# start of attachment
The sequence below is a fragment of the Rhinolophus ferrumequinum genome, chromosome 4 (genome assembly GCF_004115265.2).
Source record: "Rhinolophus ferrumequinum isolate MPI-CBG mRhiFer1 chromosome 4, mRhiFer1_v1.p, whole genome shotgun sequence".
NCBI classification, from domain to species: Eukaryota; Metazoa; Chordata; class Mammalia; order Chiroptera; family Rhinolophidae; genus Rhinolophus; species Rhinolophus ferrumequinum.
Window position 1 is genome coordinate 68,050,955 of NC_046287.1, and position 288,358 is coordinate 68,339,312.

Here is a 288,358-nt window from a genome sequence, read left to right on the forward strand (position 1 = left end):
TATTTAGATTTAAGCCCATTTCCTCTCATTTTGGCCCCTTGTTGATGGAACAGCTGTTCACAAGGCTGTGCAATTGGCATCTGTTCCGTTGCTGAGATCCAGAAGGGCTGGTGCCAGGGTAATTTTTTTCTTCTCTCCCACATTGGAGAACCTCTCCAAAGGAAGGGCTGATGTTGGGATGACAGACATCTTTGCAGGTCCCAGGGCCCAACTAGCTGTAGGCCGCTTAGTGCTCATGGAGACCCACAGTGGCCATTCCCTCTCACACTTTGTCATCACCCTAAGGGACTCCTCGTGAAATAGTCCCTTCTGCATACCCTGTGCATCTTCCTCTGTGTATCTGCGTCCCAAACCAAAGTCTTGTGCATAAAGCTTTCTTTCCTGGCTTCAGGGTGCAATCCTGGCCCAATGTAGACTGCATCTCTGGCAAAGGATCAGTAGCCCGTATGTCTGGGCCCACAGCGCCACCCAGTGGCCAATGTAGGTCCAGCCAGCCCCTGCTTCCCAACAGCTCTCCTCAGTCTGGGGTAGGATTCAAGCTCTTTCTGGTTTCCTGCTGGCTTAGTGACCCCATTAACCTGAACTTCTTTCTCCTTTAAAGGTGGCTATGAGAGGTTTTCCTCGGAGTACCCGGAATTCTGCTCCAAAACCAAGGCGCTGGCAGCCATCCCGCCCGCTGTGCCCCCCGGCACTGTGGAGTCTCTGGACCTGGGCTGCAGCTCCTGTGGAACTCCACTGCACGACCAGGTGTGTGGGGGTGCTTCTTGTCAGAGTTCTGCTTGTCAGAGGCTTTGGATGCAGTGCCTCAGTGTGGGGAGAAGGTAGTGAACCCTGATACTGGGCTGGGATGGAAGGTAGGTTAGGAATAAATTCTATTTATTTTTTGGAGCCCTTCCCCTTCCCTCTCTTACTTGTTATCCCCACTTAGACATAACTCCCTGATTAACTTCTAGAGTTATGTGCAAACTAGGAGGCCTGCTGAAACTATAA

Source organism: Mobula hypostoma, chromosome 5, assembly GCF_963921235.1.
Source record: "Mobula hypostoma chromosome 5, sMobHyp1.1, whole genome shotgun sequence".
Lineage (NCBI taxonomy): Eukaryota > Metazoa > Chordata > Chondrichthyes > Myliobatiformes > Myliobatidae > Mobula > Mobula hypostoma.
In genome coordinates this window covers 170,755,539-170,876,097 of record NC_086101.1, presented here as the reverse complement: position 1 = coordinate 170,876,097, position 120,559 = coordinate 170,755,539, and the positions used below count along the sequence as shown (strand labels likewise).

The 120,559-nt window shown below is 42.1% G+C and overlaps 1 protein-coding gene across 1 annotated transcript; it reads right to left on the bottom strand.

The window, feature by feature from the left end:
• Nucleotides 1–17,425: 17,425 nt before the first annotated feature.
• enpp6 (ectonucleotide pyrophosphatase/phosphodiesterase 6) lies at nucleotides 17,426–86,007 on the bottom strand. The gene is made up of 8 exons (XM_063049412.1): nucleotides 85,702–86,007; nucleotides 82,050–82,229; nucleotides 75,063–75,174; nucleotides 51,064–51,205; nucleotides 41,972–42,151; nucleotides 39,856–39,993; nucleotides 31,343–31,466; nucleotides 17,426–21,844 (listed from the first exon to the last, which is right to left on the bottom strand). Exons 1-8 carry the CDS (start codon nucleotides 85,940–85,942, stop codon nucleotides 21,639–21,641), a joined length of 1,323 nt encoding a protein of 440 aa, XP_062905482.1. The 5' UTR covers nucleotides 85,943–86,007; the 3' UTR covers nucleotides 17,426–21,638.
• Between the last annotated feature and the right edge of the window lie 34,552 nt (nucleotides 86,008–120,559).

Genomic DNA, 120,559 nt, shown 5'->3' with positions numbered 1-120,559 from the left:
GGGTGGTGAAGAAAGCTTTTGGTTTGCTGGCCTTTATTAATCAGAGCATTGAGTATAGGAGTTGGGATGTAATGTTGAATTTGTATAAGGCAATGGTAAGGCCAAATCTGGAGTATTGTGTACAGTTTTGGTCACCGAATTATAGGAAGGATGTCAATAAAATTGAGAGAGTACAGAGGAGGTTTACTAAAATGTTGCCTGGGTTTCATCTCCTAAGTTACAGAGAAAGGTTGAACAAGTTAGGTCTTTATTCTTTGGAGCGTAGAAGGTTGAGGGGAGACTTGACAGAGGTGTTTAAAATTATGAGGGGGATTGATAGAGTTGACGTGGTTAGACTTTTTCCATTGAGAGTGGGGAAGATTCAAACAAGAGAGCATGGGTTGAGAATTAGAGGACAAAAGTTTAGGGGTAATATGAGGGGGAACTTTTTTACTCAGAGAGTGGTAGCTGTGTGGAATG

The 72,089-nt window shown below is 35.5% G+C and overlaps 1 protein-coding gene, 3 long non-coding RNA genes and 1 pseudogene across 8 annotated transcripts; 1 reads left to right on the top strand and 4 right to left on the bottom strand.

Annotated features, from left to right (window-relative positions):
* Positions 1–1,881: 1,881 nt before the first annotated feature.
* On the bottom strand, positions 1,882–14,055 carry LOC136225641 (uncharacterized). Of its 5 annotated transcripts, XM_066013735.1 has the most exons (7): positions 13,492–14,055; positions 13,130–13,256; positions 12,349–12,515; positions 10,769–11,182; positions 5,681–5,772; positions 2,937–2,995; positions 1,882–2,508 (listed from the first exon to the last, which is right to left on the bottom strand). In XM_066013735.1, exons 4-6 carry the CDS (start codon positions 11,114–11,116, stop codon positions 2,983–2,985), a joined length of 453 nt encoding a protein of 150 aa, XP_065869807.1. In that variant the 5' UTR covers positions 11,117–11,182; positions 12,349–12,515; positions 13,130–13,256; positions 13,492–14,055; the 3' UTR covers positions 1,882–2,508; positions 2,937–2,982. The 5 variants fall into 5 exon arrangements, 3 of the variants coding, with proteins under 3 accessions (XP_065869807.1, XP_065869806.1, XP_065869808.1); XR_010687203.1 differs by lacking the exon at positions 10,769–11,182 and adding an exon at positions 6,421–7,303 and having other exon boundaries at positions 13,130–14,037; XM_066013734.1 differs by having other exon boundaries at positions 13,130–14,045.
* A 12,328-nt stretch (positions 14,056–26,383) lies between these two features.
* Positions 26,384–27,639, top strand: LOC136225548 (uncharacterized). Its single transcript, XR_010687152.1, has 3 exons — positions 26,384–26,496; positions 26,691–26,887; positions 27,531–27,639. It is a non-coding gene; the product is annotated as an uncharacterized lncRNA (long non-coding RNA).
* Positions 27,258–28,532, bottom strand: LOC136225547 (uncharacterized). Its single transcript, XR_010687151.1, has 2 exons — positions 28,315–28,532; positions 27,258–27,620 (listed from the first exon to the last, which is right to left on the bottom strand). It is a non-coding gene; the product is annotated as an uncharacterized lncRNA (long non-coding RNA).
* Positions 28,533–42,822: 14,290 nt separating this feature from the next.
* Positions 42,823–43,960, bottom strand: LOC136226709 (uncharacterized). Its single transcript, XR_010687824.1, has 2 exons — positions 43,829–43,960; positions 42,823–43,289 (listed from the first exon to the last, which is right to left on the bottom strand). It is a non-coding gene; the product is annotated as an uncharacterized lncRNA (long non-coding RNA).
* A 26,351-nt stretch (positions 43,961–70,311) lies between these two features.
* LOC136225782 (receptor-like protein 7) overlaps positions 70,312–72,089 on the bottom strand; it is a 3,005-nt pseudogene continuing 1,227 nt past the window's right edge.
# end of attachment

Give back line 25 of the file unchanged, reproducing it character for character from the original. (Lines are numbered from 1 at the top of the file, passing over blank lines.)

* Positions 28,533–42,822: 14,290 nt separating this feature from the next.